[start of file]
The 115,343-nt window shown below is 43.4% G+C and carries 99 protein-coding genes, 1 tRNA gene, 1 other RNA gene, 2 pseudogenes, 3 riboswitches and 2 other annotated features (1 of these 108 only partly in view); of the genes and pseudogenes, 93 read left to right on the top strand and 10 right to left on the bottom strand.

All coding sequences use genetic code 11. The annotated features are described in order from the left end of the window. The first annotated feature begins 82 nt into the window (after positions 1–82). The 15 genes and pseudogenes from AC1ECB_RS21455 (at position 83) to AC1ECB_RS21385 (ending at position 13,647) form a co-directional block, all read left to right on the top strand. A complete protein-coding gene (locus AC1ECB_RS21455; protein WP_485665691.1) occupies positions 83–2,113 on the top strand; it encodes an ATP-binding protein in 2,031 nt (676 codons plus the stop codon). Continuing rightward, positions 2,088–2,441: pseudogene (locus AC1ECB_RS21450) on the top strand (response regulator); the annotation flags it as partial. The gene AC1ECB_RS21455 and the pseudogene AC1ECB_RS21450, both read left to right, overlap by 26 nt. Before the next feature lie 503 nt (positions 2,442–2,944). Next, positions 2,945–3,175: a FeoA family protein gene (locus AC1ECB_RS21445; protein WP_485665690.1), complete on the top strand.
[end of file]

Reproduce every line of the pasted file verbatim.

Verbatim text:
The 115,343-nt window shown below is 43.4% G+C and carries 99 protein-coding genes, 1 tRNA gene, 1 other RNA gene, 2 pseudogenes, 3 riboswitches and 2 other annotated features (1 of these 108 only partly in view); of the genes and pseudogenes, 93 read left to right on the top strand and 10 right to left on the bottom strand.

All coding sequences use genetic code 11. The annotated features are described in order from the left end of the window. The first annotated feature begins 82 nt into the window (after positions 1–82). The 15 genes and pseudogenes from AC1ECB_RS21455 (at position 83) to AC1ECB_RS21385 (ending at position 13,647) form a co-directional block, all read left to right on the top strand. A complete protein-coding gene (locus AC1ECB_RS21455; protein WP_485665691.1) occupies positions 83–2,113 on the top strand; it encodes an ATP-binding protein in 2,031 nt (676 codons plus the stop codon). Continuing rightward, positions 2,088–2,441: pseudogene (locus AC1ECB_RS21450) on the top strand (response regulator); the annotation flags it as partial. The gene AC1ECB_RS21455 and the pseudogene AC1ECB_RS21450, both read left to right, overlap by 26 nt. Before the next feature lie 503 nt (positions 2,442–2,944). Next, positions 2,945–3,175: a FeoA family protein gene (locus AC1ECB_RS21445; protein WP_485665690.1), complete on the top strand.